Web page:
Both AR and VR have had immense growth in the latter part of the decade. VR hubs and cafes were opening up in cities across North America. Department stores are now selling these headsets so consumers can download VR apps and experience it in their own homes. Apps like Snapchat and Instagram have incorporated AR through filters. Changing one’s face into a puppy takes quite a bit of advanced technology.

Using these technologies has had tremendous benefits for apps. Users are engaged, pleased with the experience and staying on the apps longer. All of these leading to better brand recognition and, ultimately, more downloads.

AR and VR are here to stay in apps and developers are continually looking at ways to incorporate this interactive feature to draw in new users and retain current usership.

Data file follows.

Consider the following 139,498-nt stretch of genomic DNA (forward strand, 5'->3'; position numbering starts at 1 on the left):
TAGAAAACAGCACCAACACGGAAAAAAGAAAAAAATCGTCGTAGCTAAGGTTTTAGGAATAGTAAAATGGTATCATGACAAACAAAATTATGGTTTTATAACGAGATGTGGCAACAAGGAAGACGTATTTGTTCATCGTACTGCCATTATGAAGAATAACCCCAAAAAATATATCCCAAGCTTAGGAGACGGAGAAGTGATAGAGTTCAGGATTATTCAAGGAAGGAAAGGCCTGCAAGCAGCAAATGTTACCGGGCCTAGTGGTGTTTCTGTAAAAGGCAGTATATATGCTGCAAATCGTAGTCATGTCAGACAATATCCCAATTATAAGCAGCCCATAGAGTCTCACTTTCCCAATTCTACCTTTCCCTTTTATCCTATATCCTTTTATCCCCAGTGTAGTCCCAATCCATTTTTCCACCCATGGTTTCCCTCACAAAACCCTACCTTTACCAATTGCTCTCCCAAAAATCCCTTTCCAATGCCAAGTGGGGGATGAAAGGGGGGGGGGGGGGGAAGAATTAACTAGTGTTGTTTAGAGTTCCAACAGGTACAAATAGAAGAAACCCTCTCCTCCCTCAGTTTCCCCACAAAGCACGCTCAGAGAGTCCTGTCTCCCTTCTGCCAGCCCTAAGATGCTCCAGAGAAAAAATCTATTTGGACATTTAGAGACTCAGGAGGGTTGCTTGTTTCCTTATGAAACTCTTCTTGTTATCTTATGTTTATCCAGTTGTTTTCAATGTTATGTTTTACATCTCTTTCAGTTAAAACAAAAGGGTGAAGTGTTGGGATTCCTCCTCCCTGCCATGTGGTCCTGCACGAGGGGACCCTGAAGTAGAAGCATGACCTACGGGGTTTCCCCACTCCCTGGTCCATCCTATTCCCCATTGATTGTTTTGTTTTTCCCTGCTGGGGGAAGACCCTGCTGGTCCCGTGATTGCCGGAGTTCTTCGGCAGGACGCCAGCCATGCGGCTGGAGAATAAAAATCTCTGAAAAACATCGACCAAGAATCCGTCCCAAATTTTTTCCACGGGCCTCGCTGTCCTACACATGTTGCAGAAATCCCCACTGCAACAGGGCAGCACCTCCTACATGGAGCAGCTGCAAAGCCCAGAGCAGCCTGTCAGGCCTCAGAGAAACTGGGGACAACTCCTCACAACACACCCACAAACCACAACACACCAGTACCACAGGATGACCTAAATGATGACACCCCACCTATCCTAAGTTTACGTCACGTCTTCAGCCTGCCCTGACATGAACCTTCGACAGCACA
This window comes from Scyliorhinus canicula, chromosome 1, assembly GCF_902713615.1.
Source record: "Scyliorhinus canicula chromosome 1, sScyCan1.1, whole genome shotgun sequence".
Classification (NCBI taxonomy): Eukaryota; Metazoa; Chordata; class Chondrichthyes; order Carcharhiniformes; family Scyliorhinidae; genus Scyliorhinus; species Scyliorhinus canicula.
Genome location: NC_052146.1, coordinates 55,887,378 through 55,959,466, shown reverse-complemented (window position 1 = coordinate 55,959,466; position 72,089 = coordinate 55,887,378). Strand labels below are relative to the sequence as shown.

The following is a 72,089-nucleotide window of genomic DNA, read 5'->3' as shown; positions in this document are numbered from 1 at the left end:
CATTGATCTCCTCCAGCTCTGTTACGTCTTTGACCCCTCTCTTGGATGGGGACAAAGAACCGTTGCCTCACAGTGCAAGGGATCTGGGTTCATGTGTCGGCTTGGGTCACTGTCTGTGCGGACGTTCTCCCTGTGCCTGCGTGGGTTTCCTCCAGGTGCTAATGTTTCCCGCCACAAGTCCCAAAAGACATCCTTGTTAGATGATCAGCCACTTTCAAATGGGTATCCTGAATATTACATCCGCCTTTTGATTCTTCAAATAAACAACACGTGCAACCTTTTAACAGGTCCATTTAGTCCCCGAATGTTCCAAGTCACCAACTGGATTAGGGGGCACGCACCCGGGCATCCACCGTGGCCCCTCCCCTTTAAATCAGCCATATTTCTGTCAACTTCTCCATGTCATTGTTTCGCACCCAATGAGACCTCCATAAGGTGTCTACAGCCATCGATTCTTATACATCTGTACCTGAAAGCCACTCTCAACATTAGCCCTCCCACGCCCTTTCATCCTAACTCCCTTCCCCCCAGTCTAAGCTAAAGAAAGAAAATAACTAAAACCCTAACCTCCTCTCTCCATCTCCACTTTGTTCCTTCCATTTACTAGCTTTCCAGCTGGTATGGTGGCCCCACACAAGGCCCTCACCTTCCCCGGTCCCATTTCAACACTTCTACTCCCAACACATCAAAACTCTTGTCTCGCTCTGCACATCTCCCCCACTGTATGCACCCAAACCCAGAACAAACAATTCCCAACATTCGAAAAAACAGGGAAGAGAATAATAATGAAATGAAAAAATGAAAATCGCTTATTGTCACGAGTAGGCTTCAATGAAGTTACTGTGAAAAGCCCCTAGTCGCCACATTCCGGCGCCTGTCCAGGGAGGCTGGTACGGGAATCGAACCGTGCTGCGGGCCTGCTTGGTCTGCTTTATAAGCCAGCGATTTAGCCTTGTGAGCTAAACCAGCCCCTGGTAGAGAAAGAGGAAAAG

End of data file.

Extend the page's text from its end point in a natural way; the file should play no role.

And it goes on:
10. AI and ML

Artificial Intelligence (AI) and Machine Learning (ML)

AI and ML possess a synonymatic relationship in that they are often looked at as one in the same. Put broadly, AI explains that machines can act intelligently, whereas ML aims to demonstrate that machines can learn.

Big advancements within AI and ML with regards to apps is personalization. ML is able to take user habits, derive meaning from them, and optimize user experience. Aside from the obvious marketing benefits, ML will help devices anticipate a user’s next move, and find ways it can help or make things easier before a user even has a chance to ask. 

 

What’s Next?

When the App Store was released in 2008, there were just over 500 mobile apps ready for download. Going into 2020, there are over 2.2 million at our disposal. 

This oversaturation of the market means app creators have to be better equipped than ever before to adapt and respond to the changing needs of their users. 

There has yet to be a one-size-fits-all solution that will guarantee mobile app success, but it’s clear that innovation is at the forefront. 

Moving into a new decade we are equipped with more robust technology, faster connections and more creative thinking than ever before. We’re eager to see what the 2020’s have in store!